A giant sunfish weighing over 2,721 kilograms (6,000 pounds) was found off Portugal's Azores archipelago in December 2021 (See Below). Before that the largest bony fish recorded anywhere near that size was a female mola of the same species caught in Japan in 1996 that weighed around 2,300 kilograms (5,070 pounds) and measured roughly 8.9 feet across.∑

The lifespan of Mola Mola is currently unknown. A member of the same family, sharptail mola are estimated to have a lifespan of 82 to 105 years.[Source: Brandon Griffin, Animal Diversity Web (ADW) /=]

Really Big Giant Sunfish Mola Mola — the Biggest Bony Fish Ever

In December 2021, a dead thre-meter (10-foot) -long giant sunfish found floating just off the coast of Faial Island in Portugal’s Azores archipelago in the mid-Atlantic Ocean weighed over three tons — 2744 kilograms (6049 pounds), the weight of a Chevrolet Suburban — making it by far the largest bony fish every found. [Source: Annie Roth, New York Times, October 19, 2022]

Annie Roth wrote in the New York Times: More than 90 percent of fish have bony skeletons and thus fall into the category of bony fish. This sets them apart from sharks, rays and some fish that have cartilaginous skeletons. Although no bony fish has ever come close to reaching the size of a whale shark, the largest cartilaginous fish, the size of the sunfish found in the Azores is impressive. “It’s pretty rare to find big fish these days due to overfishing and habitat degradation,” said Kory Evans, a fish ecologist at Rice University who was not involved in the discovery of the SUV-size sunfish.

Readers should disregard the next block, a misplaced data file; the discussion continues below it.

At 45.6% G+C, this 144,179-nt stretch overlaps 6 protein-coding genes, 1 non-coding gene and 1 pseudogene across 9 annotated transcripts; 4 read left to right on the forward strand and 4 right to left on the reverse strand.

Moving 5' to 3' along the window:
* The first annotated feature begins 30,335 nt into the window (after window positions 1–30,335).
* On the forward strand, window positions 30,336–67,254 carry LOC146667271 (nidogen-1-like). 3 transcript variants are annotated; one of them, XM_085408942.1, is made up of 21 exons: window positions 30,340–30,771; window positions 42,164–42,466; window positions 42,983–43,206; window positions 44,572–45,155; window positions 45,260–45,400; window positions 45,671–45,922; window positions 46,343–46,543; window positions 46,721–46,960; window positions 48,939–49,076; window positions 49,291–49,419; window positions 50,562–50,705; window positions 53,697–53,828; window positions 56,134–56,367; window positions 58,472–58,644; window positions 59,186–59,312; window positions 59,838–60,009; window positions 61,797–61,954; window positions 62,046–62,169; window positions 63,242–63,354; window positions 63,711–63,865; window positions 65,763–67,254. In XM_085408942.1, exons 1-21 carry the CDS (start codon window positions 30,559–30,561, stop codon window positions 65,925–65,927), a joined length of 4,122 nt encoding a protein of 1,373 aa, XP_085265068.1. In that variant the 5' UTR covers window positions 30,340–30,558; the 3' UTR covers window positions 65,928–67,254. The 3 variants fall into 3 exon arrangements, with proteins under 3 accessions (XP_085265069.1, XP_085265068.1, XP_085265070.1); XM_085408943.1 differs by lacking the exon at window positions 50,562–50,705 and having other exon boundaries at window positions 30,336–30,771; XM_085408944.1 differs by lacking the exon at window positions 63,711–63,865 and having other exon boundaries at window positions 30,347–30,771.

Mola mola
The Mola mola (ocean sunfish) and its relatives are largest of all true fishes and the heaviest of all bony fish. Found in all the tropical and temperate oceans of the world, they look like giant fish heads flattened by steamrollers and is propelled by a couple of fins. They are related to puffer fish. Mola mola is their scientific name.

The massive southern sunfish found in the Azores is “not an abnormal individual whose extreme size is due to a genetic mutation,” said José Nuno Gomes-Pereira, a marine biologist with Atlantic Naturalist and co-author of a study published this month in Journal of Fish Biology that documented the specimen. “This species can get to this size. We just finally managed to weigh and measure one. There are more of these monsters out there.”

After local fishermen and boaters found the southern sunfish floating near the Azores, a group of scientists from the research nonprofit Atlantic Naturalist and the local marine wildlife authorities towed its body into Horta Harbor and hoisted it onto land using a forklift. Gomes-Pereira and his colleagues spent several hours measuring the length, weight and stomach contents of the fish. The mola’s nearly 8-inch thick skin made the dissection particularly tricky. And because the fish was too large for any local museum to preserve, it was buried on a nearby hillside.

The scientists weren’t able to determine the exact age of the fish, but Gomes-Pereira believes the creature was at least two decades old. Estimates suggest that is around the limit of their life span, but no one really knows how long these animals can live. This particular fish’s life may have been cut short. While examining the fish, Gomes-Pereira noticed a large contusion on the side of the animal’s head. That could be a sign that the fish was hit by a boat.

Mola Mola Physical Characteristics

Mola Mola are cold blooded (ectothermic, use heat from the environment and adapt their behavior to regulate body temperature) and have bilateral symmetry (both sides of the animal are the same). [Source: Brandon Griffin, Animal Diversity Web (ADW); Wikipedia /=]